by Emilie Raguso, Berkeleyside
Update, 1:42 p.m. A UC Berkeley spokeswoman said four people were arrested Monday as the university resumed control of land in Albany’s University Village that had been taken over by Occupy the Farm activists who said they want to turn the land into an urban farm. Claire Holmes, a UC Berkeley associate vice chancellor who handles communications and public affairs, said one person was arrested early in the morning; two were arrested while interfering with the plow; and the fourth was reported to be interfering with police activities. Holmes identified the four as Erik Eisenberg, Ian Saxton, David Grefrath and Brooke Marino.
Eisenberg and Saxton were listed as in custody at the Berkeley Jail by the Alameda County Sheriff’s Department and scheduled for arraignment Tuesday at 2 p.m. at the Wiley W. Manuel Courthouse in downtown Oakland. Both were being held on bail of $7,500. Grefrath and Marino were not listed as in custody as of 1:50 p.m.
Update, 12:25 p.m. Occupy the Farm has announced plans on Twitter for a “reconvergence” Monday at 5 p.m. at San Pablo Avenue and Monroe Street: “We didn’t stop the tractor, but they can’t stop us!”
The University of California Police Department arrested several people Monday morning in Albany after activists marched onto a plot of land adjacent to San Pablo Avenue over the weekend with the goal to occupy the parcel and turn it into an urban farm.
According to a statement released by UC: “At approximately 4:30 a.m. Monday, 20 people were asked to leave the mixed-use development site in Albany or face arrest. The early-morning group left voluntarily with the exception of one individual who was arrested for trespassing and interfering with the police. A few hours later, as the university began to clear the field, two other individuals were arrested for the same charges.”
Shortly before 10 a.m., the university also used tractors to plow under the crops that were planted over the weekend. Activists said on Twitter that two people were arrested while trying to block the path of the tractor through the field. Activists released a statement Monday calling the police intervention “unnecessary,” because they had been planning to “de-camp” later in the day, with continuing plans to care for their newly planted crops. The group, which calls itself Occupy the Farm, took over the parcel of land Saturday, clearing the area of tall weeds and planting vegetables. The lot was partially enclosed by a fence but open in many places to easy access, despite numerous “No Trespassing” signs in the area.
Claire Holmes, a UC Berkeley spokeswoman, said the parcel had not been used as farmland for more than 70 years. The university has been working for five years with the city of Albany to develop the land into a mixed-use project that’s set to include senior housing south of Monroe and a grocery store north of Monroe.
The police presence over the weekend was minimal, with officers giving regular admonitions to activists that they were trespassing and could face arrest if they refused to leave. Police recorded many of the farming activities but otherwise allowed the group’s plans to proceed.
Activists, who say the land should be protected as open space and used for a community farm, weeded the property, tilled the soil and brought in farming equipment and hay bales to prepare rows for seedlings. An estimated 40-50 camped at the site overnight Saturday, but the group said its plans included just a short-term occupation over the weekend to set up the site.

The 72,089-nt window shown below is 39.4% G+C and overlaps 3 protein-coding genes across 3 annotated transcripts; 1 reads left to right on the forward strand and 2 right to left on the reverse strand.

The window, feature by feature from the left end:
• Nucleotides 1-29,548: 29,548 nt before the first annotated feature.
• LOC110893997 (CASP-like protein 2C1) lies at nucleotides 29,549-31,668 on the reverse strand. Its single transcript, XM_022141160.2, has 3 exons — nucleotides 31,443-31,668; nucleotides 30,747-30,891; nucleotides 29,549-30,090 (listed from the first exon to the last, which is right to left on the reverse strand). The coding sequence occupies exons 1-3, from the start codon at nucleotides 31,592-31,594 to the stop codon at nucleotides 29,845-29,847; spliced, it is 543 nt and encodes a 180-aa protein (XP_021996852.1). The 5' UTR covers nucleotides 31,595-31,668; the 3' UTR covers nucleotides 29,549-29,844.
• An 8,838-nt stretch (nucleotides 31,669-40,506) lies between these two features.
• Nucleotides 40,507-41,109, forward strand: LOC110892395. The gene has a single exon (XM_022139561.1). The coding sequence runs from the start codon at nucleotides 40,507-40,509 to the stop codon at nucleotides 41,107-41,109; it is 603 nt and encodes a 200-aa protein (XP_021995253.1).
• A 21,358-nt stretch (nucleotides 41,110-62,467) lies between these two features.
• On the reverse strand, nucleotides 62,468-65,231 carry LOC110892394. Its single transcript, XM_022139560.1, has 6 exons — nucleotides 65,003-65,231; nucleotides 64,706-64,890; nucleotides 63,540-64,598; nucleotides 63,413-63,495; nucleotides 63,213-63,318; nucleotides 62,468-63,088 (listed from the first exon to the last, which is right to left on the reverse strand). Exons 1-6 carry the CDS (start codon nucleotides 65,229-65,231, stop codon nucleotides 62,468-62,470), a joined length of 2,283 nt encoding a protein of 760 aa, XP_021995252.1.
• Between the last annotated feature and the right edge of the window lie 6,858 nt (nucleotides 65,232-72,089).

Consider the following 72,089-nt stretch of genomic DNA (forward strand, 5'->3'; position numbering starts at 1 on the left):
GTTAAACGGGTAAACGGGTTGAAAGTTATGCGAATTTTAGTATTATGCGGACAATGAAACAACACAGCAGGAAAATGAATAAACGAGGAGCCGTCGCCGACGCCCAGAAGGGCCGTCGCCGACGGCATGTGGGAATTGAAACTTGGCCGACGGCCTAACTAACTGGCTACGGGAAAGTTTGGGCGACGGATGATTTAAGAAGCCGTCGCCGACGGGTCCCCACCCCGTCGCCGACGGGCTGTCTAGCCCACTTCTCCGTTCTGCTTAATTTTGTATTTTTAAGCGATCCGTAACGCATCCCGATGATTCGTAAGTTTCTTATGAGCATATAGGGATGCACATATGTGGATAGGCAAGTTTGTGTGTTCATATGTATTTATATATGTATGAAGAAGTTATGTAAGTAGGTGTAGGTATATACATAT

“The university chose to remove the trespassers in a safe situation that would cause the least disruption to the community,” said Holmes on Monday. The land the activists cleared and planted over the weekend is the former site of World War II barracks and student housing.
Police will continue to monitor the area throughout Monday morning as members of the group remove their personal items and planting materials.
On Saturday, about 15 Albany residents staged a counter-protest asking occupiers to leave and saying that the small community, of less than 2 square miles, is not the place for a large-scale farm. The counter-protesters, all of whom were Albany residents, carried signs and rode bicycles around San Pablo, University Village and Buchanan to communicate their message to activists and members of the media in attendance.
Holmes said Sunday that the university had received multiple letters from residents in Albany last week “who were basically saying to us: ‘Please don’t let this happen again. We really don’t want these people in our city. We hope that you will take swift action to not have an occupation happen. That’s the predominant sentiment from the people who have been in touch with the university.”
Saturday, the level of enthusiasm among activists was high. Some activists played music and sang, as others worked the land.
Occupy the Farm spokesman Matthew McHale said the land should be protected as an educational resource “not only as a place to grow food, but also as a local food system resource for education to educate kids and get them energized and engaged, and as a place for UC to do much-needed research into urban agriculture.”
UC Berkeley last year said it plans to create an urban farming program that’s centered in part at the Gill Tract agricultural research field, just north of another fenced area near Monroe on the other side of Village Creek. But McHale said, as far as Occupy the Farm is concerned, the university isn’t going far enough with it’s plans.
“We need to preserve as much as possible,” he said. “We don’t want the development.”